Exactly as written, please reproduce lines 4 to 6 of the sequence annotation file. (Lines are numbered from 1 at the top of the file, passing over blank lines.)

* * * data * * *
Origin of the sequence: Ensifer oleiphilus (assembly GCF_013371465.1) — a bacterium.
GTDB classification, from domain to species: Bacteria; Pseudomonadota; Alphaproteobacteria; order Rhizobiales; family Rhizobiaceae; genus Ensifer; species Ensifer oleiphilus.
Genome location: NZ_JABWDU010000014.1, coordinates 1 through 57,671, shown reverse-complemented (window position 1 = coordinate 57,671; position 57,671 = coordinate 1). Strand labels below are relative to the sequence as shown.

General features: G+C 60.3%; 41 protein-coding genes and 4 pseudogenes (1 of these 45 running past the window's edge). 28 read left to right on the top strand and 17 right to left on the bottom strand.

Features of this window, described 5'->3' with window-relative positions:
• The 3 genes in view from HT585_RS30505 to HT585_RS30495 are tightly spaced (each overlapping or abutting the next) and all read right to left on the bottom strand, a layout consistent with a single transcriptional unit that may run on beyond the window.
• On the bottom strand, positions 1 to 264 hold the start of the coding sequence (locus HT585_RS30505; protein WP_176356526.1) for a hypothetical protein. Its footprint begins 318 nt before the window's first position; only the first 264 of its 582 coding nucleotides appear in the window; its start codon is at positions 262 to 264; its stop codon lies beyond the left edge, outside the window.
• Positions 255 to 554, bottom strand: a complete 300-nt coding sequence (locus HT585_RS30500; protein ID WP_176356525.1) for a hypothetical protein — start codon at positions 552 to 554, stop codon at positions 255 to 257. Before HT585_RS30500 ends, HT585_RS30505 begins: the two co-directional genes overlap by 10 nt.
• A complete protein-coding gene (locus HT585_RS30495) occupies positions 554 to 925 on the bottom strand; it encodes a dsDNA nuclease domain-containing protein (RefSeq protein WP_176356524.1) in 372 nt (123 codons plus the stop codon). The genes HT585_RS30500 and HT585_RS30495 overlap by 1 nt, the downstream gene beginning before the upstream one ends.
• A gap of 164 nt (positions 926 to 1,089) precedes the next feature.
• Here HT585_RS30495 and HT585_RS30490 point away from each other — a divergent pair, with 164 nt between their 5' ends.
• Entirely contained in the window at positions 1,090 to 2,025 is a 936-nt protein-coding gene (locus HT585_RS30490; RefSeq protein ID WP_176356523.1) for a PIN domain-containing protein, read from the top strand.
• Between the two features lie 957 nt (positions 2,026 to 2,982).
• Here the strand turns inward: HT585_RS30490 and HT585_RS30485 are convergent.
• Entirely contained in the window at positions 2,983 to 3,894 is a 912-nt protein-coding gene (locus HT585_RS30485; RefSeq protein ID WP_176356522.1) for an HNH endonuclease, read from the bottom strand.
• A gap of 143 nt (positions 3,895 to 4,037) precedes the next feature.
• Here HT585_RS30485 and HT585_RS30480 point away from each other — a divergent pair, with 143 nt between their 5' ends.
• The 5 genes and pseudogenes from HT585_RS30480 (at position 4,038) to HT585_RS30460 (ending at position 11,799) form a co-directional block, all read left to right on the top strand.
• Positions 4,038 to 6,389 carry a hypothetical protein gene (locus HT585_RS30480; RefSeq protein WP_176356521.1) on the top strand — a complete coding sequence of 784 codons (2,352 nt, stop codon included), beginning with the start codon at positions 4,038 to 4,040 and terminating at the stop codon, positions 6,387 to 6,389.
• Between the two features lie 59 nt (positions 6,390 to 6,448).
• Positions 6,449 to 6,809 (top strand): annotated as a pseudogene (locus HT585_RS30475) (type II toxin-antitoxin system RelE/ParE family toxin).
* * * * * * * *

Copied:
General features: G+C 60.3%; 41 protein-coding genes and 4 pseudogenes (1 of these 45 running past the window's edge). 28 read left to right on the top strand and 17 right to left on the bottom strand.

Features of this window, described 5'->3' with window-relative positions:
• The 3 genes in view from HT585_RS30505 to HT585_RS30495 are tightly spaced (each overlapping or abutting the next) and all read right to left on the bottom strand, a layout consistent with a single transcriptional unit that may run on beyond the window.